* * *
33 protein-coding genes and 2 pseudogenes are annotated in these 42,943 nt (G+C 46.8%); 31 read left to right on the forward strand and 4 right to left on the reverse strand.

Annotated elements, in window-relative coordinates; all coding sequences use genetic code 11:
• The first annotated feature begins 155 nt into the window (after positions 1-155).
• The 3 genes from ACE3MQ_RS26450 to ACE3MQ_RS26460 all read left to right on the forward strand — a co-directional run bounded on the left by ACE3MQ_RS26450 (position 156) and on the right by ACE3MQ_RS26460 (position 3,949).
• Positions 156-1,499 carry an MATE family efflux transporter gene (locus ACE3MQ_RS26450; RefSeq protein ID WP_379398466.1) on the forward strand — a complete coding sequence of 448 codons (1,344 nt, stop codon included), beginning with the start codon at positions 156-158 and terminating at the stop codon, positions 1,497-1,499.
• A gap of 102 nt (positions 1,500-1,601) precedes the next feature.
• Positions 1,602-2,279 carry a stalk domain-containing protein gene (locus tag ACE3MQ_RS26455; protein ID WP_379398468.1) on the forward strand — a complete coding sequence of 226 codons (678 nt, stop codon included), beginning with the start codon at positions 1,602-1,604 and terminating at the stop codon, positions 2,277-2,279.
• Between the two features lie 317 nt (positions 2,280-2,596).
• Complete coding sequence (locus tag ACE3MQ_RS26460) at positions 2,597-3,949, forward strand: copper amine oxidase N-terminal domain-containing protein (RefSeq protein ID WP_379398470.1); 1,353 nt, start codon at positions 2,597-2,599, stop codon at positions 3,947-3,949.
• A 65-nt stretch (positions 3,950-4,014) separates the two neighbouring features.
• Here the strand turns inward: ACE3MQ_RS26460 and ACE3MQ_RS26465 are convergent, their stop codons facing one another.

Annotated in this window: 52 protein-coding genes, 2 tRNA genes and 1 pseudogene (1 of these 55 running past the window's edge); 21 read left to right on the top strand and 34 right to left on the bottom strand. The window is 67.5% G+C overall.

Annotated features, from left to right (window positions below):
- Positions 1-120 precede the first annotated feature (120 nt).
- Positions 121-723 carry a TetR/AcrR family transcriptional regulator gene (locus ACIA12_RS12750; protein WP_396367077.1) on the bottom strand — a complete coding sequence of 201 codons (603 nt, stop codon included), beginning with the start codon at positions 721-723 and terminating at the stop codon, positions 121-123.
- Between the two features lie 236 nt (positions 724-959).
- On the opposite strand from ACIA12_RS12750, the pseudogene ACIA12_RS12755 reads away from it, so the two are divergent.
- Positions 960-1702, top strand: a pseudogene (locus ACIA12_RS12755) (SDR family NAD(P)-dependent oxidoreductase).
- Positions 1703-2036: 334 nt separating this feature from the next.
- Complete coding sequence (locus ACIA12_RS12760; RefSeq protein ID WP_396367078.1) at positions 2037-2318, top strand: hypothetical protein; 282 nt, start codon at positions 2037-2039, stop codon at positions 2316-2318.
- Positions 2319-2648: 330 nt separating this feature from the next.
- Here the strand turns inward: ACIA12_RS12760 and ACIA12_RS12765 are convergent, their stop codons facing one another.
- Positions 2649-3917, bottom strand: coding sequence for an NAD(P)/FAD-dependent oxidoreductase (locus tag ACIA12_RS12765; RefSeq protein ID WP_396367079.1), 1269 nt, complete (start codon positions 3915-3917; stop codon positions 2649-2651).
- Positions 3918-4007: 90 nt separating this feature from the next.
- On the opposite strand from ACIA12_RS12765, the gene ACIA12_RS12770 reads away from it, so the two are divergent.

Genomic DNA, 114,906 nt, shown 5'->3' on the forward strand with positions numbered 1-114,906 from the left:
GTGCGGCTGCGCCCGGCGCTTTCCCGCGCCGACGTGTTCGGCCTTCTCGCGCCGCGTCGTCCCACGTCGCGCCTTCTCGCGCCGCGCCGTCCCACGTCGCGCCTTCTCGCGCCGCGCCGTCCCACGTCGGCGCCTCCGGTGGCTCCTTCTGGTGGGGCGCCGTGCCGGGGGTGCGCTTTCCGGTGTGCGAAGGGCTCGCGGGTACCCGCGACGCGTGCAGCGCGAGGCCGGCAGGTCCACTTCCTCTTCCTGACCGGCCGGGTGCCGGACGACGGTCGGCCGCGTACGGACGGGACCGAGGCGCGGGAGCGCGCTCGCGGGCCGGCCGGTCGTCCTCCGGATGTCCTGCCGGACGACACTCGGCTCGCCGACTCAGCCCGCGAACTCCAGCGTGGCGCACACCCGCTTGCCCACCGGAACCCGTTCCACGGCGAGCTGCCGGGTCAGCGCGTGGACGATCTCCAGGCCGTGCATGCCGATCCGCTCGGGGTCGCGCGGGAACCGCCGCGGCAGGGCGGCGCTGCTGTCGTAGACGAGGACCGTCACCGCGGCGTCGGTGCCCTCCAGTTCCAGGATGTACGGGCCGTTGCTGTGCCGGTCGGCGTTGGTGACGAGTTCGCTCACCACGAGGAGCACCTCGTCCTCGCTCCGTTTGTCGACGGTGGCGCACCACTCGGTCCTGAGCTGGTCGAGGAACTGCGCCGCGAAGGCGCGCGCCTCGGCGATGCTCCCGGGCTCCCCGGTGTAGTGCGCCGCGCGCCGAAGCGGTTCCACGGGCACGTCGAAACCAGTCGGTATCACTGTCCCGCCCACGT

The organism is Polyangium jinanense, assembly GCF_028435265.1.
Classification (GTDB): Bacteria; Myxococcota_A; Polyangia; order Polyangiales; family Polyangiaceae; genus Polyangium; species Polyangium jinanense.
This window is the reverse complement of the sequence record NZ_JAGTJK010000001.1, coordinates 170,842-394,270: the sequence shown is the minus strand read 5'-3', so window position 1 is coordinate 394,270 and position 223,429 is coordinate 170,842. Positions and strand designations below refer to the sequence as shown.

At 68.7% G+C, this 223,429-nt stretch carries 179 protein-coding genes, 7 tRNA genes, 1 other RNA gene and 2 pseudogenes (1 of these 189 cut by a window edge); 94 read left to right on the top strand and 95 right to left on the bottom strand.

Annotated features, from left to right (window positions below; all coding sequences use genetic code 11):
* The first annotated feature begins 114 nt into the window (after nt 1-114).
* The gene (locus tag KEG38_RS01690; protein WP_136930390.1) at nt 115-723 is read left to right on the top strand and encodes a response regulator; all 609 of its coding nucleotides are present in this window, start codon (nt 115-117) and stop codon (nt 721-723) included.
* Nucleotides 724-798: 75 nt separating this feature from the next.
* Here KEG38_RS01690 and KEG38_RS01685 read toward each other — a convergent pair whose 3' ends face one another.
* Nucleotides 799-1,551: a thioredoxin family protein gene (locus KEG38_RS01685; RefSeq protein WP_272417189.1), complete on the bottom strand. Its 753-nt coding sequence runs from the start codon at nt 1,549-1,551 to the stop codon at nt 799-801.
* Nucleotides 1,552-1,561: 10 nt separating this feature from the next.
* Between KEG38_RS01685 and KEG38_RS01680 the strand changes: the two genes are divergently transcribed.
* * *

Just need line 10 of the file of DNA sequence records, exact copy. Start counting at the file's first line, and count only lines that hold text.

• A 65-nt stretch (positions 3,950-4,014) separates the two neighbouring features.